16:21:51 <shelikhoo> yes... I didn't keep the original pcap file, so I will need to find a suitable capture... which means I won't be able to answer these questions live
16:22:09 <dcf1> Aha, I understand now, sorry.
16:23:29 <dcf1> My only other observation is that I don't see how forward error correction could help, but maybe I don't understand quite how it works.
16:23:57 <shelikhoo> yes, anyway, I will bring more data, and a comment about how forward error correction would work to the meeting next time...
16:24:03 <dcf1> Because the the client--proxy links and proxy--server links are already wrapped in reliable transport protocols, we would be adding FEC inside an already reliable channel.
16:24:44 <dcf1> And the question of how bursty packet losses are could also inform an estimate of how much FEC might be expected to help things.
16:24:45 <shelikhoo> client - proxy uses an reliable channel..
16:24:57 <shelikhoo> client - proxy uses an UNreliable channel
16:25:21 <dcf1> client--proxy is SCTP in DTLS, SCTP does retransmission etc.
16:25:29 <shelikhoo> webrtc(SCTP to be specific) can be set to not retransmit packet
16:25:34 <shelikhoo> and deliver packet out of order
16:25:43 <shelikhoo> to application
16:26:14 <dcf1> I did not know about that. Do we use it that way in Snowflake?
16:27:28 <shelikhoo> it is called "unreliable mode" https://pkg.go.dev/github.com/pion/webrtc/v3#DataChannel.MaxRetransmits
16:29:28 <dcf1> Ok. I might have missed an issue, is that mode used in Snowflake? Or could it be?
16:30:27 <shelikhoo> https://gitlab.torproject.org/tpo/anti-censorship/pluggable-transports/snowflake/-/blob/main/proxy/lib/snowflake.go#L504
16:30:54 <shelikhoo> https://pkg.go.dev/github.com/pion/webrtc/v3#DataChannelInit
16:31:18 <shelikhoo> Maybe no...? but we can enable "unreliable mode"
16:31:49 <dcf1> Okay, I guess I did not miss anything, it looks like we do not use this mode currently.
16:32:16 <dcf1> Anyway, the nature of packet losses is good to understand before starting a project to enable FEC, I think.
16:32:56 <shelikhoo> yes, I will have more investigation, and we can discuss it again once we have gained more understanding about this issue
16:33:05 <dcf1> Oh, another good thing to check would be if there are any duplicate DTLS sequence numbers in the pcap, because that might happen if more than one proxy is attempted during the bootstrap.
16:33:27 <shelikhoo> yes!
16:33:43 <shelikhoo> and I will keep the packet capture this time...
16:34:25 <dcf1> And you have a good point, RTC 8831 on WebRTC data channels does make some mention of "partially reliable message transport", maybe this is something to investigate.
16:34:29 <dcf1> https://www.rfc-editor.org/rfc/rfc8831#name-sctp-over-dtls-over-udp-con
16:34:42 <shelikhoo> Yes...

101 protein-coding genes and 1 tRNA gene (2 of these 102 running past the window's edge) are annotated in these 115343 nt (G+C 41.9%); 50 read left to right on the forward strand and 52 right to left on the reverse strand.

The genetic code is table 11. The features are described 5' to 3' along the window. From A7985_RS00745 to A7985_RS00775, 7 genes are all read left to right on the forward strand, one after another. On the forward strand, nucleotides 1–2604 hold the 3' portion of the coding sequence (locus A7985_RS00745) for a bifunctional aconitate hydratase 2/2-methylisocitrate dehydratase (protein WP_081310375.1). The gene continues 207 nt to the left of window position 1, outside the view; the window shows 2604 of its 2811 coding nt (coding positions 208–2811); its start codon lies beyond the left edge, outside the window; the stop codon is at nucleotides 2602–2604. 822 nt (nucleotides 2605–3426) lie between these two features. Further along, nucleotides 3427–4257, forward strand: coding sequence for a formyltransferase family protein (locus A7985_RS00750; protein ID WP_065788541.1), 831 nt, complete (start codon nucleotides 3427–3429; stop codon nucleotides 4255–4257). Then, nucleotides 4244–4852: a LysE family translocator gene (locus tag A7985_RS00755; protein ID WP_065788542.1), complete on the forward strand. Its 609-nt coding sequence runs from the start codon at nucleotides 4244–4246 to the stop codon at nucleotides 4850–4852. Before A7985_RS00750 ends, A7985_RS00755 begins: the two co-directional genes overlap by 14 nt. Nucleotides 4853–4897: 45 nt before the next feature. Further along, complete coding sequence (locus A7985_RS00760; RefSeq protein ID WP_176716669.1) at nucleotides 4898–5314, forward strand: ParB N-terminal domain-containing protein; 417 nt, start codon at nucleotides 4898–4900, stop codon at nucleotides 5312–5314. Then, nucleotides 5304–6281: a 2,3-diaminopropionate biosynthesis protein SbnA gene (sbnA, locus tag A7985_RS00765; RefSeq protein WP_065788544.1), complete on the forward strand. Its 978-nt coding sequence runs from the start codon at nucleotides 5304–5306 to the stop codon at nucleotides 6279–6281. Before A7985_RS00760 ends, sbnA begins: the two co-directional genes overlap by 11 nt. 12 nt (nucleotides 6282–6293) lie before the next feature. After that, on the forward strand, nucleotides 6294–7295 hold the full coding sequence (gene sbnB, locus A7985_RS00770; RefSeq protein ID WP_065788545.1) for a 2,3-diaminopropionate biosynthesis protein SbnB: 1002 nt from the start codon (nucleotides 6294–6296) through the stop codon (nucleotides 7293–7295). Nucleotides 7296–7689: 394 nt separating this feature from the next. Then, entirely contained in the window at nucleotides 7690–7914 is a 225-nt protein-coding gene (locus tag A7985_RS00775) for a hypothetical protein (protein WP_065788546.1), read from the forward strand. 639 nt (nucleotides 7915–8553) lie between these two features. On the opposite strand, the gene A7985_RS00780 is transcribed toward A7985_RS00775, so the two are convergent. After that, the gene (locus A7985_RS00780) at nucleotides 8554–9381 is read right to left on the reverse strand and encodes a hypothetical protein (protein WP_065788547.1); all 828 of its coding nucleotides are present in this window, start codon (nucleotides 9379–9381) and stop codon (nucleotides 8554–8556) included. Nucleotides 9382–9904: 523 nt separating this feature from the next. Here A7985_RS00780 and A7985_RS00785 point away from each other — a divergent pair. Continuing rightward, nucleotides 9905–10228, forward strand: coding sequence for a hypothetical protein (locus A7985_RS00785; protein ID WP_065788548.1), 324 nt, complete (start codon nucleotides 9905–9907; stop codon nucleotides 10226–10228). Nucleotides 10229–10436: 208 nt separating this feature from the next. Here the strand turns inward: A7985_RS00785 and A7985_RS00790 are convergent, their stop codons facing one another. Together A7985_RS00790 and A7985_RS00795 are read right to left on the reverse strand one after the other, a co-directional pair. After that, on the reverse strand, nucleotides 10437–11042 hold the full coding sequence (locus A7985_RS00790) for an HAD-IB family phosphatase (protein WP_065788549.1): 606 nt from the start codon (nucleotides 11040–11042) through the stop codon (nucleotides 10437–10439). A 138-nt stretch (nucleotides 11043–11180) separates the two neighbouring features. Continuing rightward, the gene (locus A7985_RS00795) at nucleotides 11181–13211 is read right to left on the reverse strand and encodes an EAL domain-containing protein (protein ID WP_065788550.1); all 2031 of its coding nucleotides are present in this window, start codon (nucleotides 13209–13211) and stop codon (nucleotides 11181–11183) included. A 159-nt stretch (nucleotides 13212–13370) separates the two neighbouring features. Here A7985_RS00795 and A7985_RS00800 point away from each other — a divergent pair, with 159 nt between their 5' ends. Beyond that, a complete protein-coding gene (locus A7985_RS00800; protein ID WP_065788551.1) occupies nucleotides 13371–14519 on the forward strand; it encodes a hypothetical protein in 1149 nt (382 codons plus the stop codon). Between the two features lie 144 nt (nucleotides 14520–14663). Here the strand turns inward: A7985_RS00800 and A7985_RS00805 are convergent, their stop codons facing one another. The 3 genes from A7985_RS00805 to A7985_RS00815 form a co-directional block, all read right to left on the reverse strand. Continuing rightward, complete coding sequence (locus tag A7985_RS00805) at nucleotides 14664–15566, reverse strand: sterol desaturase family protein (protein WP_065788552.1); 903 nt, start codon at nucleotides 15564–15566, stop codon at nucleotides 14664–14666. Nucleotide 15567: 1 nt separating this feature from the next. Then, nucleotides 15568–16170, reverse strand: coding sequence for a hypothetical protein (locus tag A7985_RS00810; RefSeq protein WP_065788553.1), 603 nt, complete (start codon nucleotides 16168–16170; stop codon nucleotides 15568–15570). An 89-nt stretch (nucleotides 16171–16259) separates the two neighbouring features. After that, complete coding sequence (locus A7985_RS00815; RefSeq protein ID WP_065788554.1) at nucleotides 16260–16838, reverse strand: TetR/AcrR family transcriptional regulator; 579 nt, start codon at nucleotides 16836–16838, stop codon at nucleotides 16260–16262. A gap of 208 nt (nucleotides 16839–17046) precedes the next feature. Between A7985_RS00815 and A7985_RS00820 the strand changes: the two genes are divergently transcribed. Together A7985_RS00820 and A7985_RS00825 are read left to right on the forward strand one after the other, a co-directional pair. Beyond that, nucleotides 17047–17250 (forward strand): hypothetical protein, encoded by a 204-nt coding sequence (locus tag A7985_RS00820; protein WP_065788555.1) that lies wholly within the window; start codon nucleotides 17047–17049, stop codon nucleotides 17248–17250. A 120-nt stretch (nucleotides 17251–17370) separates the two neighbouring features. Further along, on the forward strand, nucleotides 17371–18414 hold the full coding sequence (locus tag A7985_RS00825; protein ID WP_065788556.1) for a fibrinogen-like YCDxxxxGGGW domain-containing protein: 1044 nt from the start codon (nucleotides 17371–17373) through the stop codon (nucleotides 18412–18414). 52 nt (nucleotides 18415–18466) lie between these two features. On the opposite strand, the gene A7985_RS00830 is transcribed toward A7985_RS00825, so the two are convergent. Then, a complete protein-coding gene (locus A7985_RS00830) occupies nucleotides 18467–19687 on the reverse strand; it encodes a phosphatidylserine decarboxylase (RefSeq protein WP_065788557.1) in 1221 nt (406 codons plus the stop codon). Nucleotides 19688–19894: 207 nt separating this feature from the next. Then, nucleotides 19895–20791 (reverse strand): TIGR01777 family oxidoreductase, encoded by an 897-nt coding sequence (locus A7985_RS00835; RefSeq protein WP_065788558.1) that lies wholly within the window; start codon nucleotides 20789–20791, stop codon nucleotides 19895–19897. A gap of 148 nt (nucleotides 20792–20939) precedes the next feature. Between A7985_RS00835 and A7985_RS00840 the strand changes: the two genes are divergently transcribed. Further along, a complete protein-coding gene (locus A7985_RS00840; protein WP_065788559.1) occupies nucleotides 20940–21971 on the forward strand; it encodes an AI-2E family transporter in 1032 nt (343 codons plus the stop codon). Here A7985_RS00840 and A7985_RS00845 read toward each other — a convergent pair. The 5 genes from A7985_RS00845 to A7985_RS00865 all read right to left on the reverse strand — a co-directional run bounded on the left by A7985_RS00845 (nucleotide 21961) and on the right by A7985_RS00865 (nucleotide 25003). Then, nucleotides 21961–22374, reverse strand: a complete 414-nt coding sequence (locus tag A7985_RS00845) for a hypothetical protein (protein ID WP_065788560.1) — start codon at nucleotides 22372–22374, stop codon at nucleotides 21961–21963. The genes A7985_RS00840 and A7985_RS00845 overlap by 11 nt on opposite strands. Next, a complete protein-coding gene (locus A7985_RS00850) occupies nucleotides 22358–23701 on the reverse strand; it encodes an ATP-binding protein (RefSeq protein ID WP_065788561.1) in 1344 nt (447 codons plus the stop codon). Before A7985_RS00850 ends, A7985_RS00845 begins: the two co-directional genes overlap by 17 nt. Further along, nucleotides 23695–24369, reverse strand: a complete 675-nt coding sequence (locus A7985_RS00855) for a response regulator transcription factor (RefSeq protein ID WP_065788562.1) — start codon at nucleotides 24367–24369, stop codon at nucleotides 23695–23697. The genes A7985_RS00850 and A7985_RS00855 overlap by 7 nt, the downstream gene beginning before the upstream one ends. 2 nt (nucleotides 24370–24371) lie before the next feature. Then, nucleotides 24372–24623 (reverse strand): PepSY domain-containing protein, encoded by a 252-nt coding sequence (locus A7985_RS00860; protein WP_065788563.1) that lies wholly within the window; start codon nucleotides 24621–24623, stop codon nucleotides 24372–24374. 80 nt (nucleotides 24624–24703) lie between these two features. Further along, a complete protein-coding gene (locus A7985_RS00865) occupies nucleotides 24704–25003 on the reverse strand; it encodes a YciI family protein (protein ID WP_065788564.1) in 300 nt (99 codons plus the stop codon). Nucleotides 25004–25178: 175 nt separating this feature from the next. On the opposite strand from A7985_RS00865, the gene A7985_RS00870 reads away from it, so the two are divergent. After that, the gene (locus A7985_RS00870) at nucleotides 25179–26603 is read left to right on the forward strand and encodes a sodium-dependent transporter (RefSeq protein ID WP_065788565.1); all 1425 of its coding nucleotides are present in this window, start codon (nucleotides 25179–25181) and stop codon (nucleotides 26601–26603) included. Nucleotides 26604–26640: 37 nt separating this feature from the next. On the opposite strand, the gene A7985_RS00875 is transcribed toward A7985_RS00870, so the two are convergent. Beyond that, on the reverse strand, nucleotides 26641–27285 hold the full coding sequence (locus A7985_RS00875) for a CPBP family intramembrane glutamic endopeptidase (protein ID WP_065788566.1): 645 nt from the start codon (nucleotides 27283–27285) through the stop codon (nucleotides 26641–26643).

16:34:42 <shelikhoo> anything more on this topic?
16:35:27 <dcf1> I apologize for not making it more clear, but I am impressed by your work on this, shelikhoo
16:36:02 <meskio> +1
16:36:07 <itchyonion> +1
16:36:11 <onyinyang[m]> +1
16:36:20 <shelikhoo> yes! thanks!!!!!
16:36:28 <shelikhoo> snowflake-server buffer reuse bug postmortem
16:36:28 <shelikhoo> https://gitlab.torproject.org/tpo/anti-censorship/pluggable-transports/snowflake/-/issues/40260
16:36:34 <dcf1> Also there may be a change since this week's QueuePacketConn fix, it had an effect on bandwidth: https://gitlab.torproject.org/tpo/anti-censorship/pluggable-transports/snowflake/-/issues/40262#note_2886925
16:37:04 <dcf1> I want to have a short discussion about the important bug that was fixed this week
16:37:18 <dcf1> https://forum.torproject.net/t/security-advisory-cross-user-tls-traffic-mixing-in-snowflake-server-until-2023-03-13/6915
16:37:41 <dcf1> See the outline in the pad
16:38:09 <dcf1> I feel ownership of this bug, because it was my initial analysis and my commit
16:38:15 <dcf1> but there is a larger point
16:38:37 <dcf1> which is that high-performing teams take incidents like this as an opportunity to improve their processes
16:38:56 <dcf1> it is not about assigning blame, it is about looking for places in the processes where there were missing safeguards
16:39:27 <dcf1> the consequences in this case were minor, but that makes it a good opportunity for practice, with low stakes
16:40:00 <meskio> amazing work there dcf1 and cohosh to replicate that issue
16:40:26 <dcf1> The summary is that there was a bug with improperly reused buffers in snowflake-server that could cause one clietn to get fragments of another client's Tor TLS stream
16:41:03 <dcf1> It was done early in October 2022, during the great increase of users from Iran, when there was a panic to suddenly increase performance
16:41:30 <shelikhoo> yes! especially when this issue is not really easy to replicate because of the nature of memory corruption...
16:41:35 <itchyonion> I believe I was the reviewer for this ticket. I could definitely do a better job and spend more time on it. I've not done a lot of work on SF servers so far. Is this change something I can run and test locally before the MR? (although I think I'd need more than one client to reproduce the error if I understand it correctly)
16:41:47 <dcf1> Paradoxically this well-meaning fix appears to have instead *decreased* performance, at least for large numbers of users, because the corrupted KCP packets would cause retransmits in side the tunnel, and the corrupted TLS streams would cause disconnection.